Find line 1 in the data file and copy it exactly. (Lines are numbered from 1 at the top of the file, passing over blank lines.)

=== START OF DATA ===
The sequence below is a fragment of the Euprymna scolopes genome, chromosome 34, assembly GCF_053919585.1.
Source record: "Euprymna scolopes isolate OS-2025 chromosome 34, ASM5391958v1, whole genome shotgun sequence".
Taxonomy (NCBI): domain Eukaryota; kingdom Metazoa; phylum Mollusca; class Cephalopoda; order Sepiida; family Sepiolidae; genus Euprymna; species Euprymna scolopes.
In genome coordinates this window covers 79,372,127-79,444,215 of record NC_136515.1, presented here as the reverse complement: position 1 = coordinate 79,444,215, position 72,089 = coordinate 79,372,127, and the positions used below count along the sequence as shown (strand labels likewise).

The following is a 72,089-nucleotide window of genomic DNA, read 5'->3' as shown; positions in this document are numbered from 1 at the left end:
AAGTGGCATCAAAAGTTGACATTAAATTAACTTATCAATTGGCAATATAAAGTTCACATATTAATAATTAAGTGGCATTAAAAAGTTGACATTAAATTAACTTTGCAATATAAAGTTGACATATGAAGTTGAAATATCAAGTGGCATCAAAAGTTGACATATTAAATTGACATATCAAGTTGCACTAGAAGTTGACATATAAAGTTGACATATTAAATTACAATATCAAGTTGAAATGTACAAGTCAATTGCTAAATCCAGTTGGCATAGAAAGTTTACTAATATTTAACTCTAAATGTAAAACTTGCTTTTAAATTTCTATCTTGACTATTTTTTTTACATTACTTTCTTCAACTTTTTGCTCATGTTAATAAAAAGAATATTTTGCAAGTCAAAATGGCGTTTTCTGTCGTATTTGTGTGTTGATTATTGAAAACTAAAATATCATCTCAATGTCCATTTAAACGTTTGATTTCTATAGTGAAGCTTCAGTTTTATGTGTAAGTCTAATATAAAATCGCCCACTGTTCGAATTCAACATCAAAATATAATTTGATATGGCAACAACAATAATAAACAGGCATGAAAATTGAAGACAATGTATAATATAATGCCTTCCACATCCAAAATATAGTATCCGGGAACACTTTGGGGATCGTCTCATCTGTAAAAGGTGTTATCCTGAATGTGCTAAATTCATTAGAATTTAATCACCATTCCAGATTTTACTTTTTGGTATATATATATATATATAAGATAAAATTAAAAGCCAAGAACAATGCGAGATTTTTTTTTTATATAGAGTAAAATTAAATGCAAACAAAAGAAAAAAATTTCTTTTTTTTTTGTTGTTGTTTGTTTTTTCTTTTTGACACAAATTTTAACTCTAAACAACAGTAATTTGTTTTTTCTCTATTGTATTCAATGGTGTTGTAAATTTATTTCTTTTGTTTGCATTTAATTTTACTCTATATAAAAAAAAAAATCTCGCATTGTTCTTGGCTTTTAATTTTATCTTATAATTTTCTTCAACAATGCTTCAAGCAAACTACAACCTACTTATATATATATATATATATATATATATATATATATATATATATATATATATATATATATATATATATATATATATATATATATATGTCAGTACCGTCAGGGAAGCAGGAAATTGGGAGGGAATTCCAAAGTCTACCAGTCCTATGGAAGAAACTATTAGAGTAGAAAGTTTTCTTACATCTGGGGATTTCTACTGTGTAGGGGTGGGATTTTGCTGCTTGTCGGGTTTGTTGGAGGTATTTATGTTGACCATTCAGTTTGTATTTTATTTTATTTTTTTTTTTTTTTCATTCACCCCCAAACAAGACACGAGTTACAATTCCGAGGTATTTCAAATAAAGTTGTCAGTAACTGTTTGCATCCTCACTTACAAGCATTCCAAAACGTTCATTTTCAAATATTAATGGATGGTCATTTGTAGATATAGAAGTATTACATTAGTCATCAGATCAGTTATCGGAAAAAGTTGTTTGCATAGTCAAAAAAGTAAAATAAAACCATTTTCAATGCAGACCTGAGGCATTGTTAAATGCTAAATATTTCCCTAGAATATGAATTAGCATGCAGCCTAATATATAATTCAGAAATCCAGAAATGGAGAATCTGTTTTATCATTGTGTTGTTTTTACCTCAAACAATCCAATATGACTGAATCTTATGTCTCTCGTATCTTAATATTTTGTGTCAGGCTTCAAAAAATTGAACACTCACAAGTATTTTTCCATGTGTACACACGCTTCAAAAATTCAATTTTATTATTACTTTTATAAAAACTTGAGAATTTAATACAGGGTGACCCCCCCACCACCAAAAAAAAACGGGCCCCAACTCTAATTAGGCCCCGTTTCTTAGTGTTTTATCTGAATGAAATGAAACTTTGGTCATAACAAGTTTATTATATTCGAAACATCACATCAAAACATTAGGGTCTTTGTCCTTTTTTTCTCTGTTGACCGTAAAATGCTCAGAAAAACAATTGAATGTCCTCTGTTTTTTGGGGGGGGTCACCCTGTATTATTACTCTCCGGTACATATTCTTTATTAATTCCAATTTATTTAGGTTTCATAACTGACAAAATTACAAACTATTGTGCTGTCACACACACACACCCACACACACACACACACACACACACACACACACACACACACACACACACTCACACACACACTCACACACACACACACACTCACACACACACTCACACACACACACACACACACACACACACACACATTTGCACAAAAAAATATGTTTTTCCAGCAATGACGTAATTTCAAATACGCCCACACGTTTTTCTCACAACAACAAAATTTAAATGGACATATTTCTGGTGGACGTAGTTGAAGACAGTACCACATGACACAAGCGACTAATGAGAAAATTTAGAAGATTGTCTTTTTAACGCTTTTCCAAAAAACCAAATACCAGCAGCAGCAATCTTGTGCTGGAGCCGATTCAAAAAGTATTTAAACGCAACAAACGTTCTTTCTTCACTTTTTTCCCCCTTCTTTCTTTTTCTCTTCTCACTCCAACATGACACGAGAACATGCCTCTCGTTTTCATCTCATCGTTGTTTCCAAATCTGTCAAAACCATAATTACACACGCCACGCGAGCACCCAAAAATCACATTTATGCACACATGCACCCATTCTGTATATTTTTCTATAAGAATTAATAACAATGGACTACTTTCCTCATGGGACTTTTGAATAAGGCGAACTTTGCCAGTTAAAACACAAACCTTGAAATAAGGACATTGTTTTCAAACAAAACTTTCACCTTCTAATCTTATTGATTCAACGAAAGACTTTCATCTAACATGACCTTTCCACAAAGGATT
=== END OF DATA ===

The sequence below is a fragment of the Euprymna scolopes genome, chromosome 34, assembly GCF_053919585.1.